There is no standard RFP tool or format. It’s common to use Microsoft Word, Excel or both. Some organizations create online RFPs, but this is much less common. When selling LMS software in the past, I literally saw hundreds and hundreds of different formats. I prefer Word-based RFPs because it encourages more thoughtful responses, including graphics, diagrams and deeper answers than Excel allows.
Excel is good at capturing binary answers, and it makes vendor comparison easy. However, it leaves lots of room for vendor interpretation of requirements and typically doesn’t help illustrate how features work together in use-case fashion. This incomplete picture makes vendor qualification more challenging.
7. Where can I get an RFP template as a baseline?
The internet is full of LMS RFP templates from consultants and analysts, as well as vendors themselves. Unfortunately, this is the typical scenario for template users:
- Download a free RFP template with 1000+ possible requirements
- Check 997 of the items as critical “must-haves”
- Distribute this massive checklist to too many vendors of various types
- Obtain an assortment of apples-to-oranges responses
- Become overwhelmed by the chaos
This often leads to choosing nothing at all or opting for one of the well-known generic learning management systems. These systems are more expensive, can do it all, but unfortunately, don’t do anything remarkably well.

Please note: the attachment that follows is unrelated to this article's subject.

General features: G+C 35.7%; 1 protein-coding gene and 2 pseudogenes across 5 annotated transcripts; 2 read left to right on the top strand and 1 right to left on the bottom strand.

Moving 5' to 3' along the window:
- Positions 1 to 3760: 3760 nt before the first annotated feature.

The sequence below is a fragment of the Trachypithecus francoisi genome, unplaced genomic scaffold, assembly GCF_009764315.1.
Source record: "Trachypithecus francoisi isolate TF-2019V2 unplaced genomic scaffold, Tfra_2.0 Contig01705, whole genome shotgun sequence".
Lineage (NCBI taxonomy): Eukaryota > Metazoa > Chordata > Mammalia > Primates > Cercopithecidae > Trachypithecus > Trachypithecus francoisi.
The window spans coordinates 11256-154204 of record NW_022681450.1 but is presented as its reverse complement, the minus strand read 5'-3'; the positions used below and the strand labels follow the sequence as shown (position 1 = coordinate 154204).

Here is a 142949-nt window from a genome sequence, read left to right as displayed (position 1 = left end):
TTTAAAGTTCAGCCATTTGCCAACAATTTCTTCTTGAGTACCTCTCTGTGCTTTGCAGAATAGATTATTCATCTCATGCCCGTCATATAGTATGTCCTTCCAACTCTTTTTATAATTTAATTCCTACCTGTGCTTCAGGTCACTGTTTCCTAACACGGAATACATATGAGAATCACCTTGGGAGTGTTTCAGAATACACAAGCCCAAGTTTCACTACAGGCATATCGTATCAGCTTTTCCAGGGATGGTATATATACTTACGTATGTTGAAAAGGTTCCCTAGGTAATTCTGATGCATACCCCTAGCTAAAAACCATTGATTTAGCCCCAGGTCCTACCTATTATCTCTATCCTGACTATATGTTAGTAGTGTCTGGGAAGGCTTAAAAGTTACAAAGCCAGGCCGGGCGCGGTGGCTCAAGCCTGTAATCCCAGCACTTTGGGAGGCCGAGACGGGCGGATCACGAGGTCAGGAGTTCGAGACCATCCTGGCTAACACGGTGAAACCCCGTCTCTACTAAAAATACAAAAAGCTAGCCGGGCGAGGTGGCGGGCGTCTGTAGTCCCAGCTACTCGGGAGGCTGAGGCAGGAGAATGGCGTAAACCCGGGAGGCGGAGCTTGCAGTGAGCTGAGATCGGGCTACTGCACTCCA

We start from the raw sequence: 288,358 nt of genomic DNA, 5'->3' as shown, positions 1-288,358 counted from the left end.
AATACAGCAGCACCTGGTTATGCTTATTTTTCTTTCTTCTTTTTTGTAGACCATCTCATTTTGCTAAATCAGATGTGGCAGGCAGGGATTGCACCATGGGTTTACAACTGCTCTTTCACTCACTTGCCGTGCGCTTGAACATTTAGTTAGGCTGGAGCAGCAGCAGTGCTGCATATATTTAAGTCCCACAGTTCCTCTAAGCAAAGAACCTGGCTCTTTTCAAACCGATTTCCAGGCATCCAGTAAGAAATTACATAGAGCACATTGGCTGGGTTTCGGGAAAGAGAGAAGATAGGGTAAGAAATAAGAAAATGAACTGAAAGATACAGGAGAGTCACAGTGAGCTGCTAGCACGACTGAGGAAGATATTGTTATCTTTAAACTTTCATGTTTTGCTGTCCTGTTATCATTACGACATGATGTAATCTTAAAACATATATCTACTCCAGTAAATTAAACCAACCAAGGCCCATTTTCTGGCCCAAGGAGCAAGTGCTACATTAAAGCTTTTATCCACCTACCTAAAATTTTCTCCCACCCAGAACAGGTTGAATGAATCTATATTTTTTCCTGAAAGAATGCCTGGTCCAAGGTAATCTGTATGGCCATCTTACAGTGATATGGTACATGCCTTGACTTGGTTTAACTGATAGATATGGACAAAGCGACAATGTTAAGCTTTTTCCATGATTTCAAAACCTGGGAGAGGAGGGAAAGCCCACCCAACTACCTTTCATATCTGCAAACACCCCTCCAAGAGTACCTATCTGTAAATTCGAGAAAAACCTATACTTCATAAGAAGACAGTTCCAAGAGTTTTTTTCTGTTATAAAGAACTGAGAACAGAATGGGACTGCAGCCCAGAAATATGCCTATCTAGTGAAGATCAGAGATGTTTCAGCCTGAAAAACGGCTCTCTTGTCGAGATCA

You’ll get a much better result by developing your own use cases and requirements, while using freely available templates only as a reference when documenting scenarios and specifications that map to your unique learning audiences.
Also note: You can make the assumption that if a vendor is providing a LMS RFP template, they have the capability listed in their template and not a smidgen more. Although a template may help reveal that vendor’s particular functionality footprint, it’s unwise to rely upon it as an objective tool to evaluate other vendors’ ability to meet your needs.
8. What should we include in our LMS RFP?
By definition, every RFP should be unique. However, when developing RFPs, I typically include these sections:
Background and Logistics
This section explains relevant context, business drivers and logistics. It is better to give vendors more context than you think they may need, because you want them to fully understand your current situation, your primary challenges and what you want to achieve. For example, include these elements: